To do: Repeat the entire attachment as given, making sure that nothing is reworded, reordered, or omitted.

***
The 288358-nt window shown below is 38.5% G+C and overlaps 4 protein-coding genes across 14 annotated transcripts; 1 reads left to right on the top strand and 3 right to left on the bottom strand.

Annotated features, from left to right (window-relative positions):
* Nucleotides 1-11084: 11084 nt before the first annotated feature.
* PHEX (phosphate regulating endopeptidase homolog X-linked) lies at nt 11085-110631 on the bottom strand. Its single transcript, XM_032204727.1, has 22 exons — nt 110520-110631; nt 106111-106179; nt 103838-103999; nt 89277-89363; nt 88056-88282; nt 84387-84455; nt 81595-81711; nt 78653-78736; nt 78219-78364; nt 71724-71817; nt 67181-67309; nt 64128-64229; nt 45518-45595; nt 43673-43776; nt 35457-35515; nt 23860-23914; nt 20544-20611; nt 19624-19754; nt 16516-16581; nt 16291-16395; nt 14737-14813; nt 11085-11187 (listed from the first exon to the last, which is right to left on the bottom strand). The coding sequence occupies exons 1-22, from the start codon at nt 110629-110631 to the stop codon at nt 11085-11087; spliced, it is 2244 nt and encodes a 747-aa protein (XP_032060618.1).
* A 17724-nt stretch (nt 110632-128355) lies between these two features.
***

The 288358-nt window shown below is 38.5% G+C and overlaps 4 protein-coding genes across 14 annotated transcripts; 1 reads left to right on the top strand and 3 right to left on the bottom strand.

Annotated features, from left to right (window-relative positions):
* Nucleotides 1-11084: 11084 nt before the first annotated feature.
* PHEX (phosphate regulating endopeptidase homolog X-linked) lies at nt 11085-110631 on the bottom strand. Its single transcript, XM_032204727.1, has 22 exons — nt 110520-110631; nt 106111-106179; nt 103838-103999; nt 89277-89363; nt 88056-88282; nt 84387-84455; nt 81595-81711; nt 78653-78736; nt 78219-78364; nt 71724-71817; nt 67181-67309; nt 64128-64229; nt 45518-45595; nt 43673-43776; nt 35457-35515; nt 23860-23914; nt 20544-20611; nt 19624-19754; nt 16516-16581; nt 16291-16395; nt 14737-14813; nt 11085-11187 (listed from the first exon to the last, which is right to left on the bottom strand). The coding sequence occupies exons 1-22, from the start codon at nt 110629-110631 to the stop codon at nt 11085-11087; spliced, it is 2244 nt and encodes a 747-aa protein (XP_032060618.1).
* A 17724-nt stretch (nt 110632-128355) lies between these two features.